On 9/10/18 1:34 PM, John Hubbard wrote:
On 9/10/18 10:20 AM, Davidlohr Bueso wrote:
On Mon, 10 Sep 2018, Waiman Long wrote:
On 09/08/2018 12:13 AM, John Hubbard wrote:
It's also interesting that there are two main huge page systems (THP and
Hugetlbfs), and I sometimes
wonder the obvious thing to wonder: are these sufficiently different to warrant
long-term? Yes, I realize they're quite different in some ways, but still, one
One major difference between hugetlbfs and THP is that the former has to
be explicitly managed by the applications that use it whereas the latter
is done automatically without the applications being aware that THP is
being used at all. Performance wise, THP may or may not increase
application performance depending on the exact memory access pattern,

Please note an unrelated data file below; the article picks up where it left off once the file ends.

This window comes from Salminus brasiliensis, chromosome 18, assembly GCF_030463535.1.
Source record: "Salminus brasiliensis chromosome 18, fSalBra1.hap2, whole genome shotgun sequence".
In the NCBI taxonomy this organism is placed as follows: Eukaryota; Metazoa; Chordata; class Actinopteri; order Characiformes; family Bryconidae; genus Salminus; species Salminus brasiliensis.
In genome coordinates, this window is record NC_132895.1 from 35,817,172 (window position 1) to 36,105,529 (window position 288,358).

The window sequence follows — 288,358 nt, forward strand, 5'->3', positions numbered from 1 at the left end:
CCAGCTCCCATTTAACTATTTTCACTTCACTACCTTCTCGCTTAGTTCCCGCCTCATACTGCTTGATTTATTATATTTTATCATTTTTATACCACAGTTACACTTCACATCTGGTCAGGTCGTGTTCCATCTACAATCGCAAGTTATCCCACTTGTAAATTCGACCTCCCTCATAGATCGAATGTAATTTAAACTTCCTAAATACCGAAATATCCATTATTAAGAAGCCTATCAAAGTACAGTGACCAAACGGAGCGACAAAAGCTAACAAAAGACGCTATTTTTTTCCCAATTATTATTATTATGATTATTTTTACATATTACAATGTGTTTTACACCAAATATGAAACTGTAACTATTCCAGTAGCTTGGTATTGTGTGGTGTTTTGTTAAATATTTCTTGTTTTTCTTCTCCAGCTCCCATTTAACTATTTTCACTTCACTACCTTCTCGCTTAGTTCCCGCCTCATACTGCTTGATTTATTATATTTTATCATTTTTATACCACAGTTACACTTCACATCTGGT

though the chance is usually higher that an application will benefit
than suffer from it.
If an application know what it is doing, using hughtblfs can boost
performance more than it can ever achieved by THP. Many large enterprise
applications, like Oracle DB, are using hugetlbfs and explicitly disable
THP. So unless THP can improve its performance to a level that is
comparable to hugetlbfs, I won't see the later going away.
Yep, there are a few non-trivial workloads out there that flat out discourage
thp, ie: redis to avoid latency issues.
Yes, the need for guaranteed, available-now huge pages in some cases is
understood. That's not the quite same as saying that there have to be two
subsystems, though. Nor does it even necessarily imply that the pool has to be
reserved in the same way as hugetlbfs does it...exactly.
So I'm wondering if THP behavior can be made to mimic hugetlbfs enough (perhaps
another option, in addition to "always, never, madvise") that we could just use
THP in all cases. But the "transparent" could become a sliding scale that could
go all the way down to "opaque" (hugetlbfs behavior).
Leaving the interface aside, the idea that we could deduplicate redundant parts
of the hugetlbfs and THP implementations, without user-visible change, seems